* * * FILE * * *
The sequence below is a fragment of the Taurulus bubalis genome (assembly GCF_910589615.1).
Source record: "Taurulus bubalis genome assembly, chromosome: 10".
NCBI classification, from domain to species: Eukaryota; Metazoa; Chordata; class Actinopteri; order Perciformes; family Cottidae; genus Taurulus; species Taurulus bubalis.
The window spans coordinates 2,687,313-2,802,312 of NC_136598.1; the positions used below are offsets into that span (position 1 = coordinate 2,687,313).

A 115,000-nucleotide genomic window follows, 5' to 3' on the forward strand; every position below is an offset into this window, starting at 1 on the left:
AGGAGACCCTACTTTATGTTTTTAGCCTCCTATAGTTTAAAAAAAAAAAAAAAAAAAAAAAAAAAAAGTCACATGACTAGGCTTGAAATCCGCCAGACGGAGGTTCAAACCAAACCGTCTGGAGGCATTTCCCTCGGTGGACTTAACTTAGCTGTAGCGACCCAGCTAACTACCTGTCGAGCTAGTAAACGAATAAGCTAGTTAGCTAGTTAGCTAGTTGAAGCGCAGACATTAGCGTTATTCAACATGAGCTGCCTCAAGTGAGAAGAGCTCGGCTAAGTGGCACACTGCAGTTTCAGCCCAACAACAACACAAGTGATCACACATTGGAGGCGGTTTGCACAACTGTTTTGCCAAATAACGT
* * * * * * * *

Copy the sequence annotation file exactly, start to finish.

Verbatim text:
The sequence below is a fragment of the Taurulus bubalis genome (assembly GCF_910589615.1).
Source record: "Taurulus bubalis genome assembly, chromosome: 10".
NCBI classification, from domain to species: Eukaryota; Metazoa; Chordata; class Actinopteri; order Perciformes; family Cottidae; genus Taurulus; species Taurulus bubalis.
The window spans coordinates 2,687,313-2,802,312 of NC_136598.1; the positions used below are offsets into that span (position 1 = coordinate 2,687,313).

A 115,000-nucleotide genomic window follows, 5' to 3' on the forward strand; every position below is an offset into this window, starting at 1 on the left:
AGGAGACCCTACTTTATGTTTTTAGCCTCCTATAGTTTAAAAAAAAAAAAAAAAAAAAAAAAAAAAAGTCACATGACTAGGCTTGAAATCCGCCAGACGGAGGTTCAAACCAAACCGTCTGGAGGCATTTCCCTCGGTGGACTTAACTTAGCTGTAGCGACCCAGCTAACTACCTGTCGAGCTAGTAAACGAATAAGCTAGTTAGCTAGTTAGCTAGTTGAAGCGCAGACATTAGCGTTATTCAACATGAGCTGCCTCAAGTGAGAAGAGCTCGGCTAAGTGGCACACTGCAGTTTCAGCCCAACAACAACACAAGTGATCACACATTGGAGGCGGTTTGCACAACTGTTTTGCCAAATAACGT